SUMCHI: Level 1

SUMCHI Stroke Routine Level 1

Before you start a stroke routine. Allow yourself to slow down, breathe and connect to yourself and your horse. Take a deep breath in and exhale. Lift your shoulders up towards your ears and roll them back. Maybe even encourage yourself to yawn. To create a yawn, take a deep breath and pull your jaw back towards your ears. Are you yawning? These actions may help open your deep frontal fascia line as well as help shift into your parasympathetic nervous system. These shifts will create an atmosphere for an exchange between you and your horse during the SUMCHI stroke routine.

SUMCHI Level 1 Stoke Routine is the foundation routine for the SUMCHI Technique. The routine consists of six basic strokes. The strokes are the HALFMOON, FAN, BUTTERFLY, FROGGY, TEARDROP, and DOUBLE SEVEN.


SUMCHi Level1 Halfmoon
  • Place your supporting hand on the horse’s shoulder.
  • Place your Sumchi6 in 2Track on the dorsal aspect of the scapula.
  • Stroke back and forth, head to tail and tail to head in a halfmoon shape over the top of the scapula. Stay in this stroke for about 8 full strokes.
This video is at BSET Academy in South Africa, student Sara is showing the SUMCHI Halfmoon Stroke and the SUMCHI Fan Stroke

The HALFMOON Stroke is the portal to the stroke routine. This stroke mimics the natural action that happens during a mutual grooming session between horses. The stroke is designed to start the SUMCHI connection. The HALFMOON stroke can connect with the subscapular and thoracolumbar fascia and the supraspinous and nuchal ligaments. The key muscles the HALFMOON stroke interacts with are the thoracic and cervical trapezius, latissimus dorsi, rhomboideus and the cervical serratus ventralis.

The HALFMOON Stroke can link into points along meridians such as the Bladder, Small Intestine and Triple Heater.


  • Supporting hand placement is on the horse’s shoulder.
  • From the HALFMOON Stroke allow the Sumchi6 to swivel into 3Track and glide into the FAN Stroke. Start a back-and-forth action at the base of the wither and caudal aspect of the scapula.
  • In this area, create a stroke that looks similar to a fan rake. The length of the stroke can reach the mid-thoracic region. In a back-and -forth sweeping action descend towards the caudal aspect of the scapula.

The FAN Stroke is designed to stimulate the connective tissue of thoracolumbar and subscapular fascia and activate the latissimus doris and thoracic trapezius muscles. The FAN stroke can connect with the longissimus and iliocostal muscles. The tissues in this region are often subjected to compounding pressure from blankets, saddles, and rider. The FAN Stroke can link into points along the Bladder meridian.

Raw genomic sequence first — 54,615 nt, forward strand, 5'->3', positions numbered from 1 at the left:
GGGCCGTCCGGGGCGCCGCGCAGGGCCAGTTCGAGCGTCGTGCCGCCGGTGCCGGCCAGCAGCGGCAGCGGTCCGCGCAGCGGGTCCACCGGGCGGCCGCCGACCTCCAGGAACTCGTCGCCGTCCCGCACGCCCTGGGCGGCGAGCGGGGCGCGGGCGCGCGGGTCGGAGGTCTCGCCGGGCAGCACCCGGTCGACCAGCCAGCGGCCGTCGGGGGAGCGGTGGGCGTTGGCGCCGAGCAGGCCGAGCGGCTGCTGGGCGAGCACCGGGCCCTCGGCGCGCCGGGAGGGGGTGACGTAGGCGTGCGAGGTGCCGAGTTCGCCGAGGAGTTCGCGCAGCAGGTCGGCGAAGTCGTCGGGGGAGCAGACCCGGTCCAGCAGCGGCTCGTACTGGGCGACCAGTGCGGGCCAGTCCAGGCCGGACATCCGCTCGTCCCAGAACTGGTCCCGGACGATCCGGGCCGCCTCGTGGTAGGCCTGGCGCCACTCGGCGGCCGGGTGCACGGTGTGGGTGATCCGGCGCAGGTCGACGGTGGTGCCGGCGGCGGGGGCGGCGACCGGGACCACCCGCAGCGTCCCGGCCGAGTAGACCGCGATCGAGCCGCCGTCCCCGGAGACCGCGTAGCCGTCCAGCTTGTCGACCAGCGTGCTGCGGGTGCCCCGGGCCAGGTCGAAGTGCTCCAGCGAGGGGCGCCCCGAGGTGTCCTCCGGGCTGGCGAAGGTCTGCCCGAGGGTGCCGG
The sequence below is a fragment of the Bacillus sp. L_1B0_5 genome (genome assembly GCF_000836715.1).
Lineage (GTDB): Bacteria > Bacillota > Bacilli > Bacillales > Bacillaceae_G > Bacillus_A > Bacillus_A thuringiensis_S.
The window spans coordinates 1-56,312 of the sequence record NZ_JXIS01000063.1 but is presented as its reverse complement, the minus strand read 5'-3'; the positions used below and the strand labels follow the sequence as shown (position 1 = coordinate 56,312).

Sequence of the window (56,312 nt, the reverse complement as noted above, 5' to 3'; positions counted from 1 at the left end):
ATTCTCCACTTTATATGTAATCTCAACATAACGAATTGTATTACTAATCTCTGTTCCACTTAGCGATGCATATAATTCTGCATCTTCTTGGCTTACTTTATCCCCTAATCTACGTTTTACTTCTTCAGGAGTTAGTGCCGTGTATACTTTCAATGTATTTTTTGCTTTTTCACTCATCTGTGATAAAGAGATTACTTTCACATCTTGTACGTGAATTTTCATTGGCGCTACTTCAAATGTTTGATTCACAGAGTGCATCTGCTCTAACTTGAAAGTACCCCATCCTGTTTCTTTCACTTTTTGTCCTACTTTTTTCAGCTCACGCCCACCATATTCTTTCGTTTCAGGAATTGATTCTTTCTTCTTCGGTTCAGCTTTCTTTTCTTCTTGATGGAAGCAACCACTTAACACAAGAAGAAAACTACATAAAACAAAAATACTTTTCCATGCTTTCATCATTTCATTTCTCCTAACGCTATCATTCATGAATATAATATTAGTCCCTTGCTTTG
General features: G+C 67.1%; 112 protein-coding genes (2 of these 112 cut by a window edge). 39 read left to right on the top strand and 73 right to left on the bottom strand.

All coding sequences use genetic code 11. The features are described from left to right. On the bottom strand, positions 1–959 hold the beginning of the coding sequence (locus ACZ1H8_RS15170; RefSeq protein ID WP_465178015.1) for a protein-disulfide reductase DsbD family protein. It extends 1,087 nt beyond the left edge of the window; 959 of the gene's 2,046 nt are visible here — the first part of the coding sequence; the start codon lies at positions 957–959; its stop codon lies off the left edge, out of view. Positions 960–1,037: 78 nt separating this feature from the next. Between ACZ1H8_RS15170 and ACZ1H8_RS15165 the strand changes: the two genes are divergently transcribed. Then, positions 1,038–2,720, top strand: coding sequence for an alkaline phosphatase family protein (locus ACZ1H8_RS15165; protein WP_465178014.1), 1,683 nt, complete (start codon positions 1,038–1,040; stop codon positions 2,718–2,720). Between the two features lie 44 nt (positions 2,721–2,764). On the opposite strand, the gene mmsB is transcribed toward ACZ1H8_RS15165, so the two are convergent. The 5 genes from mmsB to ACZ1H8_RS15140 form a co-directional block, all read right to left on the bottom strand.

• Supporting hand placement is on the horse’s shoulder.
  • From the SUMCHI FAN stroke glide down the horse’s topline to the mid thoracic region. Swivel the Sumchi6 into 2Track, and descend down the barrel. Create long strokes and stroke up and down the ribs heading towards the girth region.
  • From the girth region behind the point of the elbow, stroke up and down each rib towards the tail. Hold the Sumchi6 lightly in your hand, as it may want to swivel between 2 and 3Track.
  • Drive up the last rib, flow back to the wither and repeat the BUTTERFLY stroke +/- 3 times.
This video is at BSET Academy in South Africa, student Sara is showing the SUMCHI Butterfly Stroke

The BUTTERFLY stroke is designed to improve the wellbeing of the barrel and start a SUMCHI connection with the ventral aspect of the horse’s body.
The BUTTERFLY stroke’s long flowing action along the barrel allows for a good connection with the intercostal nerves. The intercostal nerves innervate the intercostal muscles and external oblique abdominal muscles. These muscles are important for rib mobility (lung/ diaphragm expansion/contraction) and flexion of the ribs. Stroking up the last rib and returning to the wither encourages the heads of the ribs to move and thereby activates the muscles of the topline (iliocostalis and longissimus). This action also improves the connectivity and balance of the thoracolumbar fascia. The BUTTERFLY stroke can link into powerful points along meridians such as the Spleen, Stomach, and Liver.